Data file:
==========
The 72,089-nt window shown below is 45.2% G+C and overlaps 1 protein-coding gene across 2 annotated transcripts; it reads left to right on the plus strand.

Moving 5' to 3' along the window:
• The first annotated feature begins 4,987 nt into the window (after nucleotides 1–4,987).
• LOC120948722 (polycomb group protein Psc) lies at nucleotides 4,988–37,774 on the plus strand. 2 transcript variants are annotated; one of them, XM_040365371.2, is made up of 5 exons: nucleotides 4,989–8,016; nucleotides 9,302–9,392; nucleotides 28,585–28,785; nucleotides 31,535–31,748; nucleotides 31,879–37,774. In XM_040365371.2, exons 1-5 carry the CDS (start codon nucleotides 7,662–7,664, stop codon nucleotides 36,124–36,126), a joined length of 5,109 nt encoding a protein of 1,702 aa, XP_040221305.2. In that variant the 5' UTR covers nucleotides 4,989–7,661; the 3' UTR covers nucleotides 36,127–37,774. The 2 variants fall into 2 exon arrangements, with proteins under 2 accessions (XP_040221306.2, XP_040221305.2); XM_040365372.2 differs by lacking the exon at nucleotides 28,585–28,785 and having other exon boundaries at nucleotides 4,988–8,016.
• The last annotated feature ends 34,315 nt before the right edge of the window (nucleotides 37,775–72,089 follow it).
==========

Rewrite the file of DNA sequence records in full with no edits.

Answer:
The 72,089-nt window shown below is 45.2% G+C and overlaps 1 protein-coding gene across 2 annotated transcripts; it reads left to right on the plus strand.

Moving 5' to 3' along the window:
• The first annotated feature begins 4,987 nt into the window (after nucleotides 1–4,987).
• LOC120948722 (polycomb group protein Psc) lies at nucleotides 4,988–37,774 on the plus strand. 2 transcript variants are annotated; one of them, XM_040365371.2, is made up of 5 exons: nucleotides 4,989–8,016; nucleotides 9,302–9,392; nucleotides 28,585–28,785; nucleotides 31,535–31,748; nucleotides 31,879–37,774. In XM_040365371.2, exons 1-5 carry the CDS (start codon nucleotides 7,662–7,664, stop codon nucleotides 36,124–36,126), a joined length of 5,109 nt encoding a protein of 1,702 aa, XP_040221305.2. In that variant the 5' UTR covers nucleotides 4,989–7,661; the 3' UTR covers nucleotides 36,127–37,774. The 2 variants fall into 2 exon arrangements, with proteins under 2 accessions (XP_040221306.2, XP_040221305.2); XM_040365372.2 differs by lacking the exon at nucleotides 28,585–28,785 and having other exon boundaries at nucleotides 4,988–8,016.
• The last annotated feature ends 34,315 nt before the right edge of the window (nucleotides 37,775–72,089 follow it).